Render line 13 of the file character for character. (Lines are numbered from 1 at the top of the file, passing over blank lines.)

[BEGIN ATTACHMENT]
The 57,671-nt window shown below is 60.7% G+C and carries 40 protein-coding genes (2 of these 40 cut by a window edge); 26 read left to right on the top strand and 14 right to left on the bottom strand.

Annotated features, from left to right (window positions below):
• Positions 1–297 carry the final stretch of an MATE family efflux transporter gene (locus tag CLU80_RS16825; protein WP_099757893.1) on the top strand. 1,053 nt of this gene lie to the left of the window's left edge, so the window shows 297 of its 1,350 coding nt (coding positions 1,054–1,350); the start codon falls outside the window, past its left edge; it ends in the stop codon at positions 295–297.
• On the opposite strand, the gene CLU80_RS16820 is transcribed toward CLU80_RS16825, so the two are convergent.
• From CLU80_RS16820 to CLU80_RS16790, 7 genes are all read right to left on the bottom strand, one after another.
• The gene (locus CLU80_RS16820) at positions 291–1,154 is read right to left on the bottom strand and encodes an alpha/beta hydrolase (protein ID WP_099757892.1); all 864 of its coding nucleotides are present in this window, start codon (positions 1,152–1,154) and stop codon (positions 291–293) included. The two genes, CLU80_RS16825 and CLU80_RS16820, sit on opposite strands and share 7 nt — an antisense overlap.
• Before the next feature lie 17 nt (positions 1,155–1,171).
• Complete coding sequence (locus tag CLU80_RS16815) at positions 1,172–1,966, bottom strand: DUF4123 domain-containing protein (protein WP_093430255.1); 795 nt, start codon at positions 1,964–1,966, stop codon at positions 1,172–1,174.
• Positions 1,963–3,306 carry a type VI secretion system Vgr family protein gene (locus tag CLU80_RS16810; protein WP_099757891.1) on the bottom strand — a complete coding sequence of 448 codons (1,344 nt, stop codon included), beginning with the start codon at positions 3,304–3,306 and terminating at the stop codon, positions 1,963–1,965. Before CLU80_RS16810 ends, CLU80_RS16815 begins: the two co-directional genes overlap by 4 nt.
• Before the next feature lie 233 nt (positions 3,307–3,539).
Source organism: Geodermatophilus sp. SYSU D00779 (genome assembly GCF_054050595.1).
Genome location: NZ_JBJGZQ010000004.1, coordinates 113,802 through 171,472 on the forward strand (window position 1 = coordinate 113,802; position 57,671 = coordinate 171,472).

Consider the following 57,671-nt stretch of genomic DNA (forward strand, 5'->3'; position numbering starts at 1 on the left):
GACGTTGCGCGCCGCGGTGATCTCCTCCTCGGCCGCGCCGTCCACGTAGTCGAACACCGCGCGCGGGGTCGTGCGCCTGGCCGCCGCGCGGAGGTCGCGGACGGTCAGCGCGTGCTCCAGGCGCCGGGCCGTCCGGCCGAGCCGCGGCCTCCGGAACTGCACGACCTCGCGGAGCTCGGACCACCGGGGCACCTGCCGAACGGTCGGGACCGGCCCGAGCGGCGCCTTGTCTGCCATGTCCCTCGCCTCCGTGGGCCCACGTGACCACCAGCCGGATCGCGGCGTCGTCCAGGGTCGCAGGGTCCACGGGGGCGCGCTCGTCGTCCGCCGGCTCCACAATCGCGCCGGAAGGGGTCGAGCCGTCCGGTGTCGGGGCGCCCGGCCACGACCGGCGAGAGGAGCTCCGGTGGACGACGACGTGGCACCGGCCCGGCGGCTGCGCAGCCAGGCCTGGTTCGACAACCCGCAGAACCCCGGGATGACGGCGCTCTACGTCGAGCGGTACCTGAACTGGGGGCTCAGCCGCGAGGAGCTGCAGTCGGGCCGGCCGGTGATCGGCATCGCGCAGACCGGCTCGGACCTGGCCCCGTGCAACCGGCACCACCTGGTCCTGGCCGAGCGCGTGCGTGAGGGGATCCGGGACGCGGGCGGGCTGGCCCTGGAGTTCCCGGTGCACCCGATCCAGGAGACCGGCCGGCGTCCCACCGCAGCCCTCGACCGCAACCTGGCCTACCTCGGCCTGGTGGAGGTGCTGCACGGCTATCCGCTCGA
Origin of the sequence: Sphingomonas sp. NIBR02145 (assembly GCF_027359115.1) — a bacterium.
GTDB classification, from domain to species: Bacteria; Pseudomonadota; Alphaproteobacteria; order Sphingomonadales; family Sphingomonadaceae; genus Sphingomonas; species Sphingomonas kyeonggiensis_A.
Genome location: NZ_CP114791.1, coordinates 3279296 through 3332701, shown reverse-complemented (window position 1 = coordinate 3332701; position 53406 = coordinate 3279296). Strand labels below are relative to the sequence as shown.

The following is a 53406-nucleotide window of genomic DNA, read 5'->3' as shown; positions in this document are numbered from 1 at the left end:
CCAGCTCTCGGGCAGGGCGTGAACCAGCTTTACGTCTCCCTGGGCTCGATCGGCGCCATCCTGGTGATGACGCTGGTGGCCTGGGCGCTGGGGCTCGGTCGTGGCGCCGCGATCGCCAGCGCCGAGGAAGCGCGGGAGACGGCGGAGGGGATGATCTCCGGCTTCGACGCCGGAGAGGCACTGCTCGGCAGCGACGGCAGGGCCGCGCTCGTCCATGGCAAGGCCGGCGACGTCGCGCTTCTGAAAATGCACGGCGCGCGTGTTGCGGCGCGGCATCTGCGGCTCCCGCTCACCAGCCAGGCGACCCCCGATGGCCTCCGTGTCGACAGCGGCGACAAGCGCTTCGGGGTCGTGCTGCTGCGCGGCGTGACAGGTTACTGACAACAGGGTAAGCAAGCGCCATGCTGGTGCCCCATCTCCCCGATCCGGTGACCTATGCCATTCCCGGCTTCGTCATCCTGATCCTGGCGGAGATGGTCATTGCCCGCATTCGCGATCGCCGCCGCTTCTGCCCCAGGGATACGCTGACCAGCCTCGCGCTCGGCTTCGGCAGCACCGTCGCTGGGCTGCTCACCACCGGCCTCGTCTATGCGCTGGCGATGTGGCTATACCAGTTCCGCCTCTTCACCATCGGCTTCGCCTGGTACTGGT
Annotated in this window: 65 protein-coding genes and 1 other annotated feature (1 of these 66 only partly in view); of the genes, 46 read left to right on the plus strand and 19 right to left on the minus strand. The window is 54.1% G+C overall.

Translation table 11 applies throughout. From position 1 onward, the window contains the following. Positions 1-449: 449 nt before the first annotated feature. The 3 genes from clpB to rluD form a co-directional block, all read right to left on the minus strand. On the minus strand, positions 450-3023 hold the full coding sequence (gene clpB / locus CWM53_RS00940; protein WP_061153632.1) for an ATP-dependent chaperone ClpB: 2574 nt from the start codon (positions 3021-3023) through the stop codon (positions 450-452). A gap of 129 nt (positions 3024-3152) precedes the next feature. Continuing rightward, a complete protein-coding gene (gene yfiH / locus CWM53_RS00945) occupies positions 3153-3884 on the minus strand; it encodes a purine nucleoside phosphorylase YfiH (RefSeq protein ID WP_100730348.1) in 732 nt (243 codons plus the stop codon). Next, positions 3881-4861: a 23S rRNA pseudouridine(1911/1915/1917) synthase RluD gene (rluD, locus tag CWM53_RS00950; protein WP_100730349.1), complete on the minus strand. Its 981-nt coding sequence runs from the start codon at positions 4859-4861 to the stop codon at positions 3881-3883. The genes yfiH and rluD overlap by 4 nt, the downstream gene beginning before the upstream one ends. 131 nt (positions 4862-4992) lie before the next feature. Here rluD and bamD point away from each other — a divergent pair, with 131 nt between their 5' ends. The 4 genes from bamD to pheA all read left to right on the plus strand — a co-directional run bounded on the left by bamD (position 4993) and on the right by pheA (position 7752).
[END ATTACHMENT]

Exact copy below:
Consider the following 57,671-nt stretch of genomic DNA (forward strand, 5'->3'; position numbering starts at 1 on the left):